Social partners in audiovisual sector promote gender equality
The social partners represented in the sectoral social dialogue committee for the audiovisual sector have adopted a Framework of Actions on Gender Equality. At its plenary meeting on 27 October 2011, the committee acknowledged the influence the sector has on the lives of all Europeans and drew up an agreement that covers both gender portrayal in the sector’s output and furthering equality on issues such as pay, decision-making, and work–life balance in its own workplaces.
Parties to the framework agreement
This audiovisual sector Framework of Actions on Gender Equality (396Kb PDF) was adopted by the nine social partners in the sector. On the employers’ side these are:
- the Association of Commercial Television in Europe (ACT);
- the Association of European Radios (AER);
- the European Broadcasting Union (EBU);
- the European Coordination of Independent Producers (CEPI);
- the International Federation of Film Producers Associations (FIAPF).
On the workers’ side these are:
- EURO-MEI, the European arm of the Media, Entertainment and Arts sector of UNI Global Union;
- the European Federation of Journalists (EFJ);
- the International Federation of Actors (FIA);
- the International Federation of Musicians (FIM).
In the EU, this sector employs over 1.2 million people. Of this figure, just under half (46%) are women, 82% have employee status and 75% are working full time.
The sector’s responsibilities
The framework refers to the European social partners’ Framework of Actions on Gender Equality that dates from March 2005, and to the Equal Opportunities Statement adopted by the sector’s social dialogue committee in June 2009 and reiterated in the new Framework of Actions. According to this statement, all persons working within the audiovisual sector in the EU have are entitled, among other rights, to ‘equality of opportunity in terms of training, lifelong learning and career development’, and to ‘equal pay for equal work or work of equal value’. This statement applies to everyone, ‘irrespective of their gender, sexual orientation or marital status’. The framework acknowledges the audiovisual sector’s specific responsibility to enhance the perception of gender equality and diversity by European citizens and within their families. The social partners in this sector also need to manage potential tension between two fundamental rights: equality and non-discrimination on the one hand and freedom of expression on the other. The framework has five main sections.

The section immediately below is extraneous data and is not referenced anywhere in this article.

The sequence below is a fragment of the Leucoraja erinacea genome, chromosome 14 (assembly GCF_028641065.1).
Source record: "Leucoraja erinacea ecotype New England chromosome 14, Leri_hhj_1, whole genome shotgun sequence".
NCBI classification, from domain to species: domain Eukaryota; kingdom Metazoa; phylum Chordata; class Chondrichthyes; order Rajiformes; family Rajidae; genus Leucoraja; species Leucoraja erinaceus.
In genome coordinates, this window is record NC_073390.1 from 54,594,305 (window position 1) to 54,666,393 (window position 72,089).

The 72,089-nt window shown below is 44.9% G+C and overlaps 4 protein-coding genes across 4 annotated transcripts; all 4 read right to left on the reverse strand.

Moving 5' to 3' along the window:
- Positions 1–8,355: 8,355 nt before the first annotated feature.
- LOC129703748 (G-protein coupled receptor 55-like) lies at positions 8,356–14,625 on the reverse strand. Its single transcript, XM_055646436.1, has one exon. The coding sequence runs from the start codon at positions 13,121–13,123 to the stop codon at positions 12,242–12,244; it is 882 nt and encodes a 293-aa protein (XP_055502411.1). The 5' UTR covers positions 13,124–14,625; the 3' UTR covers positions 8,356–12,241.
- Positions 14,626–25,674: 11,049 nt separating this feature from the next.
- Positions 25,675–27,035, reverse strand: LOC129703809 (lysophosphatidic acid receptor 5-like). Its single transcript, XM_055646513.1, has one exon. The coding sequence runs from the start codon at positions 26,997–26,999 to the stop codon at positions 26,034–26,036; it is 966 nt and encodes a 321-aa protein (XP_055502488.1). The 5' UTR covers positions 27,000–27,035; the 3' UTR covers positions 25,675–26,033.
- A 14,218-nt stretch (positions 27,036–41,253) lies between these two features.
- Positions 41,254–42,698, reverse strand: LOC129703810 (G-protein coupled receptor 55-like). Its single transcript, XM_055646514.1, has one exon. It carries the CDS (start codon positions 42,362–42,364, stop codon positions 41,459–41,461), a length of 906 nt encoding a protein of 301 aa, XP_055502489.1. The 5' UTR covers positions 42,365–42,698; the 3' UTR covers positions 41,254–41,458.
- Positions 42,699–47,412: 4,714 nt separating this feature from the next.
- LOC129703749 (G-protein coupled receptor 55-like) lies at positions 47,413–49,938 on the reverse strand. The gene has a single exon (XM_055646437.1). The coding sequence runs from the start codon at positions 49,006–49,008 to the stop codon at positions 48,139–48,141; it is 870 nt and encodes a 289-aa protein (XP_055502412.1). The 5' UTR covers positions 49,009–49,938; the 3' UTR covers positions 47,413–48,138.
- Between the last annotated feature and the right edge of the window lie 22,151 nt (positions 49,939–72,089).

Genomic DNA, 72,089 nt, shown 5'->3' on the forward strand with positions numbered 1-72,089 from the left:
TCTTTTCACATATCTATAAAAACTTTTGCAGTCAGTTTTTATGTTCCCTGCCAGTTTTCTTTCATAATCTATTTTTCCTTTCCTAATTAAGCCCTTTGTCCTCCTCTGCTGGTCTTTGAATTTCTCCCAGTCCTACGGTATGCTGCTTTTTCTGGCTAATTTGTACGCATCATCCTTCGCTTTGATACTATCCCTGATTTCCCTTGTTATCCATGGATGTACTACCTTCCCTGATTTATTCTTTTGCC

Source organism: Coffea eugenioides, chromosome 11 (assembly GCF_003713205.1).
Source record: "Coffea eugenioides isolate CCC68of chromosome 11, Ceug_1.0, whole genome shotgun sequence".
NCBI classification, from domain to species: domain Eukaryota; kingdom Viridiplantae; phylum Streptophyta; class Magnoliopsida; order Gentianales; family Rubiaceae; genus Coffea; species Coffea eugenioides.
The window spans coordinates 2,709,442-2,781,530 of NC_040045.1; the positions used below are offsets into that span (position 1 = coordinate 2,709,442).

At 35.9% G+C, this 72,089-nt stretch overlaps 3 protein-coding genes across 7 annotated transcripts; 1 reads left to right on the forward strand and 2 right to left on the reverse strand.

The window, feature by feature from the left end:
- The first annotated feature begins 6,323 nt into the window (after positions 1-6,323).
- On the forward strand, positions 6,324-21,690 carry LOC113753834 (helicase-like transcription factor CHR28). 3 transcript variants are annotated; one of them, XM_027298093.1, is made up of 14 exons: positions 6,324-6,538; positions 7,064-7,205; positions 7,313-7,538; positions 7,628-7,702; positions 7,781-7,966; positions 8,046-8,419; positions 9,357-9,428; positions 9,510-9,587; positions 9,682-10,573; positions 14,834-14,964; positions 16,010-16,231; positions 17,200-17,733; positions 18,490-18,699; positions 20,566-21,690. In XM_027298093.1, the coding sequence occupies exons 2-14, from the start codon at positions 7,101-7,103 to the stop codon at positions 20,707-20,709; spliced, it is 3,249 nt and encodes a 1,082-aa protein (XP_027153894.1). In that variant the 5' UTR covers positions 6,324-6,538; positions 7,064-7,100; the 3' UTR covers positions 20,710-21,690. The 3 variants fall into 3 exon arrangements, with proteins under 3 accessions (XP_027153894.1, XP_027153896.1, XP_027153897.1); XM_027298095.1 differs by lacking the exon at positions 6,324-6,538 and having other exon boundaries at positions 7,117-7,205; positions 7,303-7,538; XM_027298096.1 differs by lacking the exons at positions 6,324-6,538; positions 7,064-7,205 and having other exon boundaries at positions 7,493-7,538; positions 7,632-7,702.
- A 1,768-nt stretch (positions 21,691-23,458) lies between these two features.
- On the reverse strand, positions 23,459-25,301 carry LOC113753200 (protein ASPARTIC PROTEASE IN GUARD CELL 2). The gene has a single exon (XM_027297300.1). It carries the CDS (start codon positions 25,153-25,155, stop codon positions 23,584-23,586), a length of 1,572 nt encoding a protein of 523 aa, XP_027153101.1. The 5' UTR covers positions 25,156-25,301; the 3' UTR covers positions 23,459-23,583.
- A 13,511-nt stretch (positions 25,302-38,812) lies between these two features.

The social partners stress that the audiovisual sector creates a ‘version of reality’ and the production chain contributes to the way the world is seen by the audience. However, they state that, despite progress made, broadcast media do not always provide a fair and balanced representation of both genders. They also recommend to their affiliates that they protect gender portrayal through the making of audiovisual content and suggest a set of actions, such as training for managers, production executives, staff and future professionals, or quantitative and qualitative positive action. The document considers the necessity for monitoring and follow-up of these commitments to ensure that fair and balanced gender portrayal is put into practice.
Addressing gender roles at work
Since the audiovisual sector has a real influence on the lives of European citizens, signatories recommend to their affiliates that they contribute to the general commitment to break down occupational segregation for both women and men. For example, the social partners are invited to make a positive effort to attract women into technical roles and professions where they are underrepresented. They also recommend that managers should attend training on the benefits of diversity management.
The signatory parties have agreed on a definition of equal pay that is adapted to the characteristics of this sector and adopted a set of recommendations asking their members to create and distribute information about equal pay and the provisions of equality laws and policies, organise seminars for HR professionals and training for negotiators, and draw up and implement equal pay action plans, including elements such as wage evolution and adaptation of job classification systems.
Equality in decision-making
Organisations are invited to consider the issue of gender equality in decision-making by answering nine core questions. After this internal assessment exercise, organisations may pick up ideas for action proposed in the framework. Actions are structured into three domains; training, mentoring and positive action to improve women’s access to leadership opportunities and to support their development while in a leadership position.
Reconciliation of work and personal life
The framework stresses the benefits to the employer of providing work-life balance initiatives at work and for employees. The social partners suggest making available a mix of various working arrangements that allow for flexibility in working time (such as the compressed working week, school term-time working and ad hoc home working) and to ensure that employees are aware of this flexibility. The social partners state that the principles and practices relating to work–life balance should also be considered for those who are self-employed and dependent on the audiovisual industry for their livelihood.
The framework agreement offers many tools to promote gender equality within companies and, in general, within audiovisual production, which may also help to change attitudes and gender representation in society. Commitments undertaken in this area by the social partners in the audiovisual sector could also have positive consequences for the entire EU workforce.
Frédéric TURLAN, HERA